At present, data protection principle 2 of the PDPO requires data users to take all practicable steps to ensure that personal data is not kept longer than is necessary for the fulfilment of the purpose(s) for which the personal data is to be used. The PDPO does not specify a definitive retention period and as such data users are left to their own accord in interpreting the meaning of what is considered “no longer necessary”.

The consultation paper suggested that there is a higher risk of a data breach in instances where data is retained for a longer period of time, especially if such data should have been purged and retaining such information was in fact unnecessary. Whilst the consultation paper acknowledges that it would be inappropriate to propose a uniform retention period in the PDPO that would apply to all types of personal data held by different organisations for different purposes; it was suggested that the PDPO be amended requiring data users to formulate a clear retention policy, specifying a retention period for the personal data collected. In particular, such retention policy should address the maximum retention periods for the different categories of personal data and data users should disclose how the retention period would be calculated.

3. Sanctioning Powers

The fining power under the PDPO as it currently stands is modest.

The consultation paper considered raising the amount of criminal fines in order to strengthen the deterrent effect of breaching the provisions of the PDPO. It was also suggested that the Privacy Commissioner should be empowered to directly impose administrative fines for the contravention of the PDPO, similar to other data protection authorities such as that in the EU, Singapore and the United Kingdom.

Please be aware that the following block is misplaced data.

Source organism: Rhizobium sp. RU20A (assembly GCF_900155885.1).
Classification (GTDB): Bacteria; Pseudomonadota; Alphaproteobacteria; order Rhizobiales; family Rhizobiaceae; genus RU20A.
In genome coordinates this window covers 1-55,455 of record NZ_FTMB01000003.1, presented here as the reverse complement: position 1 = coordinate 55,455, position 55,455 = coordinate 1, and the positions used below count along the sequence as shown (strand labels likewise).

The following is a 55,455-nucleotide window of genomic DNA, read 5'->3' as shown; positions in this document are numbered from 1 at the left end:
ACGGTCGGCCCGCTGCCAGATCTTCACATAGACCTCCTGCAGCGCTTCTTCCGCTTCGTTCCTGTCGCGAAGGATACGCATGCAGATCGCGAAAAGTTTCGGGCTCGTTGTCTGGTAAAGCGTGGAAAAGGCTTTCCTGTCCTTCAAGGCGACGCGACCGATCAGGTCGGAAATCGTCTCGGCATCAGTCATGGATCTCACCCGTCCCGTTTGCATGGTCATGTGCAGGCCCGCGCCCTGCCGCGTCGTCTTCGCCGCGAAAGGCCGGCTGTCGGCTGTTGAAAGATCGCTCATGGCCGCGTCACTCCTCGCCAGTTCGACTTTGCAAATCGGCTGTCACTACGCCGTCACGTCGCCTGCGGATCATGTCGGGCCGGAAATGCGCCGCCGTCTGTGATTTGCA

In particular, the CMAB and Privacy Commissioner are contemplating whether it would be feasible to introduce an administrative fine linked to the annual turnover of the data user. As a point of comparison, under the GDPR, a maximum administrative fine of €20 million or 4% of the data user’s global annual turnover in the preceding financial year, whichever is higher, may be imposed on organisations for failing to comply with the GDPR.

4. Regulation of Data Processors

Under the current regime, the obligation to comply with the PDPO applies to “data users” (ie an organisation that controls the collection, holding, processing or use of personal data). The PDPO does not directly regulate “data processors” (ie an organisation that processes personal data on behalf of data users). Data users are required to ensure by way of contractual means that data processors adopt suitable measures to ensure the safety of a data subject’s personal data. The consultation paper concludes that this level of protection is inadequate, especially as outsourcing of data has become a common practice in the digital age.

In light of this, it was suggested that the PDPO may be amended so that data processors are directly accountable for personal data retention and security, and render them responsible for notifications to the Privacy Commissioner and the data user upon becoming aware of any data breach incidents.

5. Definition of Personal Data

The consultation paper also mentioned possible amendments to the definition of “personal data”. At present, the definition of “personal data” in the PDPO includes information that relates to an “identified person”. The CMAB is exploring whether to expand this definition so as to include data that relates to an “identifiable natural person” instead.